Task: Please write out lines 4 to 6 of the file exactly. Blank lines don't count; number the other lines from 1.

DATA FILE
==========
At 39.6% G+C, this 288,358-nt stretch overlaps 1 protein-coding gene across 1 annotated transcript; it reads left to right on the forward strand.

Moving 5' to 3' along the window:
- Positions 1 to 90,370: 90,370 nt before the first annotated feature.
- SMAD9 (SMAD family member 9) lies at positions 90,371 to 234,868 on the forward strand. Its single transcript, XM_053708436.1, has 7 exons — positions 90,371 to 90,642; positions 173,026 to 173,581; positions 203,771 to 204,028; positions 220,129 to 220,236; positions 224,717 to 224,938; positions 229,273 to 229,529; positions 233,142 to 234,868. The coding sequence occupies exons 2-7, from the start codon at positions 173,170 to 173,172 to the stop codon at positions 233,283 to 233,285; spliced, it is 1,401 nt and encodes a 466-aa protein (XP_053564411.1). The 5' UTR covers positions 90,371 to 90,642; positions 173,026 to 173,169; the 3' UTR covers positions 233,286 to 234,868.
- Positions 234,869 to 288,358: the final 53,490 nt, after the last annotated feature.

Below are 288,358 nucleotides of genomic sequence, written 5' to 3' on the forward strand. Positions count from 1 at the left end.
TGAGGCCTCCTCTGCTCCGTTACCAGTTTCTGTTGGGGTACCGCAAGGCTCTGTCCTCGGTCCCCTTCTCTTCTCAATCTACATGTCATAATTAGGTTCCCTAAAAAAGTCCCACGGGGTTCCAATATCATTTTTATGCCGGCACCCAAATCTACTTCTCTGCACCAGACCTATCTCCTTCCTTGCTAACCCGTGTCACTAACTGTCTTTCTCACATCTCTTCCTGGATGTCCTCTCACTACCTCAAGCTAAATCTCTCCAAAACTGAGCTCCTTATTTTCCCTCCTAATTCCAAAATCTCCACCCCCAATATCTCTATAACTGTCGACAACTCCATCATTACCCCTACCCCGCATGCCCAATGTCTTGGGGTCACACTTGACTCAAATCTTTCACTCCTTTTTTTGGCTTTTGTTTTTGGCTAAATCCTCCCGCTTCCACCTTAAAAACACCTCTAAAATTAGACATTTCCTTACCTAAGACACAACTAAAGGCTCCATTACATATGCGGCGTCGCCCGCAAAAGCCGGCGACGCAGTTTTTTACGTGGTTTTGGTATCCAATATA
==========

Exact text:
- SMAD9 (SMAD family member 9) lies at positions 90,371 to 234,868 on the forward strand. Its single transcript, XM_053708436.1, has 7 exons — positions 90,371 to 90,642; positions 173,026 to 173,581; positions 203,771 to 204,028; positions 220,129 to 220,236; positions 224,717 to 224,938; positions 229,273 to 229,529; positions 233,142 to 234,868. The coding sequence occupies exons 2-7, from the start codon at positions 173,170 to 173,172 to the stop codon at positions 233,283 to 233,285; spliced, it is 1,401 nt and encodes a 466-aa protein (XP_053564411.1). The 5' UTR covers positions 90,371 to 90,642; positions 173,026 to 173,169; the 3' UTR covers positions 233,286 to 234,868.
- Positions 234,869 to 288,358: the final 53,490 nt, after the last annotated feature.

Below are 288,358 nucleotides of genomic sequence, written 5' to 3' on the forward strand. Positions count from 1 at the left end.